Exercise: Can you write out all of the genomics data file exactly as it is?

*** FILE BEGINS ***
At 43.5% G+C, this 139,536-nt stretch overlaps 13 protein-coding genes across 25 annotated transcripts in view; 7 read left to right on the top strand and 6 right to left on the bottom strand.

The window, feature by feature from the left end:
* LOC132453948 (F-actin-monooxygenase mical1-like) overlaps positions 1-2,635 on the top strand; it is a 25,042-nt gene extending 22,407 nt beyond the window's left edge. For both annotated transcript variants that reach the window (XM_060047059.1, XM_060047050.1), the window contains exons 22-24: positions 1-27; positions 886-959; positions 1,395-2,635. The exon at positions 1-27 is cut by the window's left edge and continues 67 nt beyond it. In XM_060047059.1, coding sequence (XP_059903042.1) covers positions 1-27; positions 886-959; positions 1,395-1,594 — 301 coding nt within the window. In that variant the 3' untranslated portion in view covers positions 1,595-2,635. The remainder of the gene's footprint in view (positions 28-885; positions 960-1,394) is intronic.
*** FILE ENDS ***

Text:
At 43.5% G+C, this 139,536-nt stretch overlaps 13 protein-coding genes across 25 annotated transcripts in view; 7 read left to right on the top strand and 6 right to left on the bottom strand.

The window, feature by feature from the left end:
* LOC132453948 (F-actin-monooxygenase mical1-like) overlaps positions 1-2,635 on the top strand; it is a 25,042-nt gene extending 22,407 nt beyond the window's left edge. For both annotated transcript variants that reach the window (XM_060047059.1, XM_060047050.1), the window contains exons 22-24: positions 1-27; positions 886-959; positions 1,395-2,635. The exon at positions 1-27 is cut by the window's left edge and continues 67 nt beyond it. In XM_060047059.1, coding sequence (XP_059903042.1) covers positions 1-27; positions 886-959; positions 1,395-1,594 — 301 coding nt within the window. In that variant the 3' untranslated portion in view covers positions 1,595-2,635. The remainder of the gene's footprint in view (positions 28-885; positions 960-1,394) is intronic.